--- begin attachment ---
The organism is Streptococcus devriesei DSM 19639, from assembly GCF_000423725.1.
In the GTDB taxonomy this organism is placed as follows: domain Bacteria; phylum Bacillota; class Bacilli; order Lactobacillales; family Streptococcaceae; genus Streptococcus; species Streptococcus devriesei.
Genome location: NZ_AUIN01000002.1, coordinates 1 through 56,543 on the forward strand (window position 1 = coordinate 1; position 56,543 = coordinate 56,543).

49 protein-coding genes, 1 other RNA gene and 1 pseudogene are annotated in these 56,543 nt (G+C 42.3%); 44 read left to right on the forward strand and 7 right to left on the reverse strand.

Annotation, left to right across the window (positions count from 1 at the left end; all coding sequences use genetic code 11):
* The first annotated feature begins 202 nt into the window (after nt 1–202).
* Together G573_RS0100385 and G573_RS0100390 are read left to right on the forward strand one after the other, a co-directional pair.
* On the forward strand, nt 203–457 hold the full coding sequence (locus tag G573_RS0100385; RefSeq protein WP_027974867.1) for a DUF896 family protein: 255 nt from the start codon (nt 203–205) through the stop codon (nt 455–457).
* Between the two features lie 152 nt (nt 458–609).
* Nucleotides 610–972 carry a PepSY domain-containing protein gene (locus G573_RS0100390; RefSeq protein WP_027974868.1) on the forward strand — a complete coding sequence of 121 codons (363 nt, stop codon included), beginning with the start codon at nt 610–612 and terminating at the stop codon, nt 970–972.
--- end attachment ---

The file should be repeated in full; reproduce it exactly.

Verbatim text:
The organism is Streptococcus devriesei DSM 19639, from assembly GCF_000423725.1.
In the GTDB taxonomy this organism is placed as follows: domain Bacteria; phylum Bacillota; class Bacilli; order Lactobacillales; family Streptococcaceae; genus Streptococcus; species Streptococcus devriesei.
Genome location: NZ_AUIN01000002.1, coordinates 1 through 56,543 on the forward strand (window position 1 = coordinate 1; position 56,543 = coordinate 56,543).

49 protein-coding genes, 1 other RNA gene and 1 pseudogene are annotated in these 56,543 nt (G+C 42.3%); 44 read left to right on the forward strand and 7 right to left on the reverse strand.

Annotation, left to right across the window (positions count from 1 at the left end; all coding sequences use genetic code 11):
* The first annotated feature begins 202 nt into the window (after nt 1–202).
* Together G573_RS0100385 and G573_RS0100390 are read left to right on the forward strand one after the other, a co-directional pair.
* On the forward strand, nt 203–457 hold the full coding sequence (locus tag G573_RS0100385; RefSeq protein WP_027974867.1) for a DUF896 family protein: 255 nt from the start codon (nt 203–205) through the stop codon (nt 455–457).
* Between the two features lie 152 nt (nt 458–609).
* Nucleotides 610–972 carry a PepSY domain-containing protein gene (locus G573_RS0100390; RefSeq protein WP_027974868.1) on the forward strand — a complete coding sequence of 121 codons (363 nt, stop codon included), beginning with the start codon at nt 610–612 and terminating at the stop codon, nt 970–972.